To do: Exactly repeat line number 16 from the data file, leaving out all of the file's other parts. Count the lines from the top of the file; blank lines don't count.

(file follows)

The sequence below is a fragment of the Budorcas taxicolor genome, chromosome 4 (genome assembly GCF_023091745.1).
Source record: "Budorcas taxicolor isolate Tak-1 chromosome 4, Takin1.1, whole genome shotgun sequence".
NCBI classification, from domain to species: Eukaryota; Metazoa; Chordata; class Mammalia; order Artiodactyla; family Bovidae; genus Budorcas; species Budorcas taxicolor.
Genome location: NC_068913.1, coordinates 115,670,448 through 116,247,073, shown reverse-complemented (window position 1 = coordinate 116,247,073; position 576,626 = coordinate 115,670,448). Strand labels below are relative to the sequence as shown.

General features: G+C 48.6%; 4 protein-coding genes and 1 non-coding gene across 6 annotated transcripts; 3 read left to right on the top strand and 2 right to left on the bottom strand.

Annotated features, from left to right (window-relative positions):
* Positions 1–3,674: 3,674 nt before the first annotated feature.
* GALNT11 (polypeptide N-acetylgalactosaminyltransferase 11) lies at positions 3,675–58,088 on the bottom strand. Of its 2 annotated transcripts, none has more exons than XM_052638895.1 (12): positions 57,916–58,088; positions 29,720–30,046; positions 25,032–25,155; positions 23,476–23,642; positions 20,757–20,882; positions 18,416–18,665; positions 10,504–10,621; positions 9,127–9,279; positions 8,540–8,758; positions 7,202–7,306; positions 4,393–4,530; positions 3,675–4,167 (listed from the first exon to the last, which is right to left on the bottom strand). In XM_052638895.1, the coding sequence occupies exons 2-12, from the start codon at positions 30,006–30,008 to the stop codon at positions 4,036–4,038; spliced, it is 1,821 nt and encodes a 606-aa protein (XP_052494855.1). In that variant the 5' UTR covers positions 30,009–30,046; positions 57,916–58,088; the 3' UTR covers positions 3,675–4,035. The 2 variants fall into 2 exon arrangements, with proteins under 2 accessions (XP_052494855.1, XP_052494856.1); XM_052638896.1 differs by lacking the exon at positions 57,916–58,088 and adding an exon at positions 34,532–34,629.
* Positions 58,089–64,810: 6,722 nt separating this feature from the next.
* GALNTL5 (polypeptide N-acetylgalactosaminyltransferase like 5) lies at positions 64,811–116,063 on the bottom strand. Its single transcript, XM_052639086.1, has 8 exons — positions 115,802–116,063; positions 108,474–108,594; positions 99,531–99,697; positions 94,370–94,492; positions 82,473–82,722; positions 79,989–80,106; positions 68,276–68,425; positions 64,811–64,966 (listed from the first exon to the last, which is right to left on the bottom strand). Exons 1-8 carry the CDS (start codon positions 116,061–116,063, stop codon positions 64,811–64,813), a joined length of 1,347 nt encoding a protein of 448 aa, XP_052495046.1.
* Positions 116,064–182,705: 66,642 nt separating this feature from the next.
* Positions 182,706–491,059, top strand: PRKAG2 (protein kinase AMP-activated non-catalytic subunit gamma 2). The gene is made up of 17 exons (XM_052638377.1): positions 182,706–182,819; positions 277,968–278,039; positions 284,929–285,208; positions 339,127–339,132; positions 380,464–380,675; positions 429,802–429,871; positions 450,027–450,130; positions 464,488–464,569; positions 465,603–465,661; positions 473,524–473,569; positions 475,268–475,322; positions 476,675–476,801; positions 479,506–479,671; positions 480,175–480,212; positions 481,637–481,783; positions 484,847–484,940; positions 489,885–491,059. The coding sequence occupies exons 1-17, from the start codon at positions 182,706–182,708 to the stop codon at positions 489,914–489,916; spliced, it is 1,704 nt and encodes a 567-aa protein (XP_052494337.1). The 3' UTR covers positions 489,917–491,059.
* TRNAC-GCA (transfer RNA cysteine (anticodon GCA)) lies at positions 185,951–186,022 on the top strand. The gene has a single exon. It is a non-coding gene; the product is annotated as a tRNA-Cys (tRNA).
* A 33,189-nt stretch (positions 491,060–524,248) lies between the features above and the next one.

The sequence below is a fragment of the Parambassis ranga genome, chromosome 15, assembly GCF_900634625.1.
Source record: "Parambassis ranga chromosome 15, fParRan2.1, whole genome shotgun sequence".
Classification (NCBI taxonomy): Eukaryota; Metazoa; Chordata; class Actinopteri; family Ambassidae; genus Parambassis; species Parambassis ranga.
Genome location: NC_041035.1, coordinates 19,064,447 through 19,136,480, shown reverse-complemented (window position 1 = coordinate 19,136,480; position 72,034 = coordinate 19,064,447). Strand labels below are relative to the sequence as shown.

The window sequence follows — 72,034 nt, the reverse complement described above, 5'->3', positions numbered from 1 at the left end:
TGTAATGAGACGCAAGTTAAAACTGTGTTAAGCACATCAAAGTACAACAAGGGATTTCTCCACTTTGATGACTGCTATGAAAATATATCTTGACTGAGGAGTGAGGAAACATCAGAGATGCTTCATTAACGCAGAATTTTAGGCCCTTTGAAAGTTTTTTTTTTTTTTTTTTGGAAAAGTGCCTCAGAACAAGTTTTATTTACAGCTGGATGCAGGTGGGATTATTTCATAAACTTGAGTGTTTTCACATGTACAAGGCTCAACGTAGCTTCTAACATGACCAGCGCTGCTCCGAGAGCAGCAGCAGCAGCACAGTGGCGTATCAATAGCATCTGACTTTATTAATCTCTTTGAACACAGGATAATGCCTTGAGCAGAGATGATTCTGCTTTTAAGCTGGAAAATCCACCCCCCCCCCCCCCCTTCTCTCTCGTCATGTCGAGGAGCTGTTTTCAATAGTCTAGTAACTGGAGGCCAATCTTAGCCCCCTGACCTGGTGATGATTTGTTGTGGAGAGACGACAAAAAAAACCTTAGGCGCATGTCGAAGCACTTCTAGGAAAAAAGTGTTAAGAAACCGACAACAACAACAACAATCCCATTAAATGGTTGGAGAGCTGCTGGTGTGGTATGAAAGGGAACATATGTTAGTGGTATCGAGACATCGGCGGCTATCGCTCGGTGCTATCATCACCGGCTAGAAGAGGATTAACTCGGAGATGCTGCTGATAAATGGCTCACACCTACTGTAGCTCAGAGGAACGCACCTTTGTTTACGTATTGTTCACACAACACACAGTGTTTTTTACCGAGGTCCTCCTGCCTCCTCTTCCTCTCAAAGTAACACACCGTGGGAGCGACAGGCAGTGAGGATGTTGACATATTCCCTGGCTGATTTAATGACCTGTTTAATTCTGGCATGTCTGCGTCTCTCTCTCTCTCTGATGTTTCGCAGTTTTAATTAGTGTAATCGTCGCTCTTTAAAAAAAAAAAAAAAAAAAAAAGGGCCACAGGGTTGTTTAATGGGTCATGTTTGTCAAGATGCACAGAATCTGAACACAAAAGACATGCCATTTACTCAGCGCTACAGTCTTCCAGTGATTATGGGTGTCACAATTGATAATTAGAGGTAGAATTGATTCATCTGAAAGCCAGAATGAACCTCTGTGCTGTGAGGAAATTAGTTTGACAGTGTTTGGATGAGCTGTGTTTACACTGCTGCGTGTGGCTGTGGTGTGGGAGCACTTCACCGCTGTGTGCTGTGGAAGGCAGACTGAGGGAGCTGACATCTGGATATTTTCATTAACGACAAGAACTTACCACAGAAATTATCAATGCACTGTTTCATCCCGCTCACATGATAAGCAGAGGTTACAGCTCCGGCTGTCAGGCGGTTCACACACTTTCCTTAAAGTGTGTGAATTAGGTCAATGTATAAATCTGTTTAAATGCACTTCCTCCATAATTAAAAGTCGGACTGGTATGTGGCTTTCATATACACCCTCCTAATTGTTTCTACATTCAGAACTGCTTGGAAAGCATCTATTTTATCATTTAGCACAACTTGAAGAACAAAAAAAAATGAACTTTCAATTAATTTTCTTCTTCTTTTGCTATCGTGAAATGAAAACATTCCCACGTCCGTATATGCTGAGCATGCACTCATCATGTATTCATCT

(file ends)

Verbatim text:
Source record: "Parambassis ranga chromosome 15, fParRan2.1, whole genome shotgun sequence".